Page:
Green Thumb Tips
Green Thumb Tips
New gardening column to offer helpful tips for Central Georgia gardeners
By Karol Kelly
Photo by Christopher Smith
Gardening can provide much needed therapy for all of us in Central Georgia. Many, including my family, found respite through gardening during the COVID-19 pandemic.
Gardening provides something for just about everyone, whether you enjoy the beauty of flowers or cherish the first harvest of your summer vegetables. Regardless of your budget, acreage or lifestyle, there is something for you!
Perhaps you are a seasoned gardener, or maybe you recently tried to give gardening a second chance after a childhood “trauma” of being forced to pick green beans on a hot, itchy July day. Some may want to have a pristine lawn that’s envied by the neighbors, while others delight in watching a bee visit dandelions growing in their front yard.
One of the best parts of gardening is that you can try, fail, regroup and try again. However, success is more likely if you can get to the “root” of any problem you might encounter.
We are happy that Macon Magazine is giving us a chance to help with that — working through gardening strategies and problems so you can achieve some gardening glory this year!
Let me begin this inaugural column with a question we often receive this time of year: “How do I grow tomatoes?”
The number one vegetable that people want to grow is tomato, and now is the time to plant! Tomatoes require a minimum of six hours of sunlight daily. They prefer well-drained soil that is amended heavily with compost, rotted manure or other organic material. Using some type of drip irrigation is a good idea to provide needed moisture while keeping the foliage dry.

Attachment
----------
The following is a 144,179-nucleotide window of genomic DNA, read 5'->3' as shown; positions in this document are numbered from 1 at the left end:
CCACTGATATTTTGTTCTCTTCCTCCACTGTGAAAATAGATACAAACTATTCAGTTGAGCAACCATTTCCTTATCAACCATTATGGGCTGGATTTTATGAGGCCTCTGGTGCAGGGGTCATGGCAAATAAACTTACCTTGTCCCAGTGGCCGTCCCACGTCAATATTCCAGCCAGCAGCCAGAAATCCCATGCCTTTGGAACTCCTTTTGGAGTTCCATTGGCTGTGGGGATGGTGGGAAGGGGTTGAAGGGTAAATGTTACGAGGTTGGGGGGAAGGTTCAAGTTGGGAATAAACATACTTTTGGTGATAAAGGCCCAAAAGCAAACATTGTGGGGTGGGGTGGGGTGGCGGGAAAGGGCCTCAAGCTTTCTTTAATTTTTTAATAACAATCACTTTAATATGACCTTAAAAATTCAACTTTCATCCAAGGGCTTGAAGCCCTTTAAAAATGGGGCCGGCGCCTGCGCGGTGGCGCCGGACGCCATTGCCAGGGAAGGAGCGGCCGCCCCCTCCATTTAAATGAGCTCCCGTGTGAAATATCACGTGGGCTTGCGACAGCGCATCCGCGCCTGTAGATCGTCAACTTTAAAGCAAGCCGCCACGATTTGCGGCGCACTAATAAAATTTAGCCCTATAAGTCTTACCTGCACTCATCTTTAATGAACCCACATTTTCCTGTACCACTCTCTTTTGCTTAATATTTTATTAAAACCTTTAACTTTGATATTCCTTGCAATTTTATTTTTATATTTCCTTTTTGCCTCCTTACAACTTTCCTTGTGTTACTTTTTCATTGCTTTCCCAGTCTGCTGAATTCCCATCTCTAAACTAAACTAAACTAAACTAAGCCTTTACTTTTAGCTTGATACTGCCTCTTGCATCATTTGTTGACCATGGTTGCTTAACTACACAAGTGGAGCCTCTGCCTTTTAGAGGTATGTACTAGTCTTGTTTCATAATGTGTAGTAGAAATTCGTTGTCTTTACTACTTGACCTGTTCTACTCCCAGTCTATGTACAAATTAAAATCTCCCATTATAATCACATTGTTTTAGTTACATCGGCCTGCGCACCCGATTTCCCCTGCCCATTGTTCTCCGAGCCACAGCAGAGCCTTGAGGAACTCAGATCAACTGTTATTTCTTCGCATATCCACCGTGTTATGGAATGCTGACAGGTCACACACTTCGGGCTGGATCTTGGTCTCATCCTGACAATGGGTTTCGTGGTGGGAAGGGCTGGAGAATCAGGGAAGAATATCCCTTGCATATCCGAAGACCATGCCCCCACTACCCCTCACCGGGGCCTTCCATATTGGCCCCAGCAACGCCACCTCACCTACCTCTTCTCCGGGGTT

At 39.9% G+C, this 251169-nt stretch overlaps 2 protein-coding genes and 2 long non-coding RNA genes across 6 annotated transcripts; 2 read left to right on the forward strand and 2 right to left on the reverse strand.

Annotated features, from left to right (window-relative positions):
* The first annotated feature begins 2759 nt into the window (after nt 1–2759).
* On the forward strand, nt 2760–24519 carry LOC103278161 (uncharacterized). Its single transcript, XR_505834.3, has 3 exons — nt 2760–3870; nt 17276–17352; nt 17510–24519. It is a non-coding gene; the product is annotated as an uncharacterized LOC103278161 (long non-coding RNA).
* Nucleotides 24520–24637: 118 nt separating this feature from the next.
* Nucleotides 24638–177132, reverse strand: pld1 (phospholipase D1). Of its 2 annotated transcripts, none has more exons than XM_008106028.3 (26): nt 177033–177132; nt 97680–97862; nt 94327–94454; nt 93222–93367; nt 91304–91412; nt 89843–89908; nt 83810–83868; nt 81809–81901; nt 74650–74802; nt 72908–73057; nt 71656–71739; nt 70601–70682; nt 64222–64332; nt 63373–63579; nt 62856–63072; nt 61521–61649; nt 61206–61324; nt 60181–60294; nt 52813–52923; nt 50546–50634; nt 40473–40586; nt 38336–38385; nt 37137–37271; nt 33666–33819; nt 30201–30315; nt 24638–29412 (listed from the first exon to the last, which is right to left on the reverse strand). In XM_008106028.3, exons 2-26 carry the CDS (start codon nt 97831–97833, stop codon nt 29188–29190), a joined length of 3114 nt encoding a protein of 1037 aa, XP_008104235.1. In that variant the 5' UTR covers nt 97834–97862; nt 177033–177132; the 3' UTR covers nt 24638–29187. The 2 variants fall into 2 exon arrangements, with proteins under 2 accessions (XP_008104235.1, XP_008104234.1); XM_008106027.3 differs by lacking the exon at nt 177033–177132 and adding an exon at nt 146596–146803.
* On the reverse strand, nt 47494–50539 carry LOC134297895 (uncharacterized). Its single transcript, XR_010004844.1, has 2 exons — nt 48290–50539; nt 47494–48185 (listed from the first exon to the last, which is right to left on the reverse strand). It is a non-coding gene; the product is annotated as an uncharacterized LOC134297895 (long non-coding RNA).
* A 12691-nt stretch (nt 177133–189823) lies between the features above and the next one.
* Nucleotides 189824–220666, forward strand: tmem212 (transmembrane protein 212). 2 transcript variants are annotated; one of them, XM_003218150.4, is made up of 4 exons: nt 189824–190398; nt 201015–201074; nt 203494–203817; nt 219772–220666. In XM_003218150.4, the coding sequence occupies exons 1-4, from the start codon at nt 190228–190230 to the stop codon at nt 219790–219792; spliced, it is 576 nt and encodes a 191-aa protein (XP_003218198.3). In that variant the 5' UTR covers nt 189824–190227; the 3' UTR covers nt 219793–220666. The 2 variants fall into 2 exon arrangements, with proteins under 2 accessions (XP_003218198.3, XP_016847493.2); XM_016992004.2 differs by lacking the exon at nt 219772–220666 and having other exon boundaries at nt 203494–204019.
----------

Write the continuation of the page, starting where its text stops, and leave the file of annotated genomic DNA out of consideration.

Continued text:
Select only healthy transplants. Because tomatoes can develop roots all along their stems, plant them deeply into the soil, possibly removing their bottom set of leaves. Place plants 2-3 feet apart with 4-6 feet between rows to allow for good air circulation. Give them a small amount of fertilizer at planting time and plan for how you will support or trellis them as they begin to grow. Watching regularly for pests and plant disease is helpful for dealing with potential issues while they are small.
Even if you don’t have a garden space in the landscape, you can grow tomatoes in a minimal space by using containers on a patio or balcony. The minimal container size for growing a tomato plant successfully is 5 gallons. Be sure that there are drainage holes in the bottom before filling the container with potting soil.
For more information about growing tomatoes, head to the University of Georgia Extension’s website at https://extension.uga.edu.
Karol Kelly is an Extension Agriculture and Natural Resources Agent with Bibb County Extension. Share your questions and troubles as you turn that black thumb green! Email her at email@example.com.